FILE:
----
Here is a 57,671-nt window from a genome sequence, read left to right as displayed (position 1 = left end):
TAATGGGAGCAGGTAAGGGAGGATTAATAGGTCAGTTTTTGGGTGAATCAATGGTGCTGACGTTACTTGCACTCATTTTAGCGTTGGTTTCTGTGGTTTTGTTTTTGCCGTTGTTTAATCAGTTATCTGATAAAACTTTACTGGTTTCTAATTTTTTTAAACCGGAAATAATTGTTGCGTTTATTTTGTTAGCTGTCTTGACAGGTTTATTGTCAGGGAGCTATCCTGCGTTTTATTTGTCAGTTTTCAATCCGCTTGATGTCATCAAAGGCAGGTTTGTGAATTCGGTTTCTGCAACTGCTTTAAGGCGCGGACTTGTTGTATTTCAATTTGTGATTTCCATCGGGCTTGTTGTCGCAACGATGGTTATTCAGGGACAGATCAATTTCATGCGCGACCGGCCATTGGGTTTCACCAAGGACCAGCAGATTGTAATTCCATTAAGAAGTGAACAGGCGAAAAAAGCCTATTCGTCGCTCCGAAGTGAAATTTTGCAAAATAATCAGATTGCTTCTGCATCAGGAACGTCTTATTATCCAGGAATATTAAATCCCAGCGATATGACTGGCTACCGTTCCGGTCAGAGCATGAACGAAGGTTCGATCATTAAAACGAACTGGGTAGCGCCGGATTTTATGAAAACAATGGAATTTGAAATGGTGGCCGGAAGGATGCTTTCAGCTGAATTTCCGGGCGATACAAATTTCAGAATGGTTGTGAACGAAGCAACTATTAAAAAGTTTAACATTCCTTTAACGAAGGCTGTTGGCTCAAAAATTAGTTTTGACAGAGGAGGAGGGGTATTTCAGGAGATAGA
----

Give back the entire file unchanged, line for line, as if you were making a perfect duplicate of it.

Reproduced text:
Here is a 57,671-nt window from a genome sequence, read left to right as displayed (position 1 = left end):
TAATGGGAGCAGGTAAGGGAGGATTAATAGGTCAGTTTTTGGGTGAATCAATGGTGCTGACGTTACTTGCACTCATTTTAGCGTTGGTTTCTGTGGTTTTGTTTTTGCCGTTGTTTAATCAGTTATCTGATAAAACTTTACTGGTTTCTAATTTTTTTAAACCGGAAATAATTGTTGCGTTTATTTTGTTAGCTGTCTTGACAGGTTTATTGTCAGGGAGCTATCCTGCGTTTTATTTGTCAGTTTTCAATCCGCTTGATGTCATCAAAGGCAGGTTTGTGAATTCGGTTTCTGCAACTGCTTTAAGGCGCGGACTTGTTGTATTTCAATTTGTGATTTCCATCGGGCTTGTTGTCGCAACGATGGTTATTCAGGGACAGATCAATTTCATGCGCGACCGGCCATTGGGTTTCACCAAGGACCAGCAGATTGTAATTCCATTAAGAAGTGAACAGGCGAAAAAAGCCTATTCGTCGCTCCGAAGTGAAATTTTGCAAAATAATCAGATTGCTTCTGCATCAGGAACGTCTTATTATCCAGGAATATTAAATCCCAGCGATATGACTGGCTACCGTTCCGGTCAGAGCATGAACGAAGGTTCGATCATTAAAACGAACTGGGTAGCGCCGGATTTTATGAAAACAATGGAATTTGAAATGGTGGCCGGAAGGATGCTTTCAGCTGAATTTCCGGGCGATACAAATTTCAGAATGGTTGTGAACGAAGCAACTATTAAAAAGTTTAACATTCCTTTAACGAAGGCTGTTGGCTCAAAAATTAGTTTTGACAGAGGAGGAGGGGTATTTCAGGAGATAGA